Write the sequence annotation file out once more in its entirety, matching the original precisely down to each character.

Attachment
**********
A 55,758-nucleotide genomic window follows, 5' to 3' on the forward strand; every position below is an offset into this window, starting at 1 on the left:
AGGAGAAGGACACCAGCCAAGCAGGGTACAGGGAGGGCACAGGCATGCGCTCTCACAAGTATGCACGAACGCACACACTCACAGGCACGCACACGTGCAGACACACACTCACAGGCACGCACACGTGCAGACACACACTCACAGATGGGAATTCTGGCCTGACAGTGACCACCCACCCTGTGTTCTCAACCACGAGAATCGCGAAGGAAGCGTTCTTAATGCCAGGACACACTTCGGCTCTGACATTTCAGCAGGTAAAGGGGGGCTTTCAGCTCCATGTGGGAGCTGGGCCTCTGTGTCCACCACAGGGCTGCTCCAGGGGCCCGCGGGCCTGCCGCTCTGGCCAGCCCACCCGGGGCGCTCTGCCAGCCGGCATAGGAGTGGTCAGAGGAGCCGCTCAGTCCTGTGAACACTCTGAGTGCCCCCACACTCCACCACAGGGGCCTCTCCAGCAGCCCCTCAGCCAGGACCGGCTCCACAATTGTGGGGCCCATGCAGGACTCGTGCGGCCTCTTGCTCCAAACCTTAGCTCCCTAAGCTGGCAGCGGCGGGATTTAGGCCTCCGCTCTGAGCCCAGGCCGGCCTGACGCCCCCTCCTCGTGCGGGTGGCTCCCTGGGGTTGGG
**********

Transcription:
A 55,758-nucleotide genomic window follows, 5' to 3' on the forward strand; every position below is an offset into this window, starting at 1 on the left:
AGGAGAAGGACACCAGCCAAGCAGGGTACAGGGAGGGCACAGGCATGCGCTCTCACAAGTATGCACGAACGCACACACTCACAGGCACGCACACGTGCAGACACACACTCACAGGCACGCACACGTGCAGACACACACTCACAGATGGGAATTCTGGCCTGACAGTGACCACCCACCCTGTGTTCTCAACCACGAGAATCGCGAAGGAAGCGTTCTTAATGCCAGGACACACTTCGGCTCTGACATTTCAGCAGGTAAAGGGGGGCTTTCAGCTCCATGTGGGAGCTGGGCCTCTGTGTCCACCACAGGGCTGCTCCAGGGGCCCGCGGGCCTGCCGCTCTGGCCAGCCCACCCGGGGCGCTCTGCCAGCCGGCATAGGAGTGGTCAGAGGAGCCGCTCAGTCCTGTGAACACTCTGAGTGCCCCCACACTCCACCACAGGGGCCTCTCCAGCAGCCCCTCAGCCAGGACCGGCTCCACAATTGTGGGGCCCATGCAGGACTCGTGCGGCCTCTTGCTCCAAACCTTAGCTCCCTAAGCTGGCAGCGGCGGGATTTAGGCCTCCGCTCTGAGCCCAGGCCGGCCTGACGCCCCCTCCTCGTGCGGGTGGCTCCCTGGGGTTGGG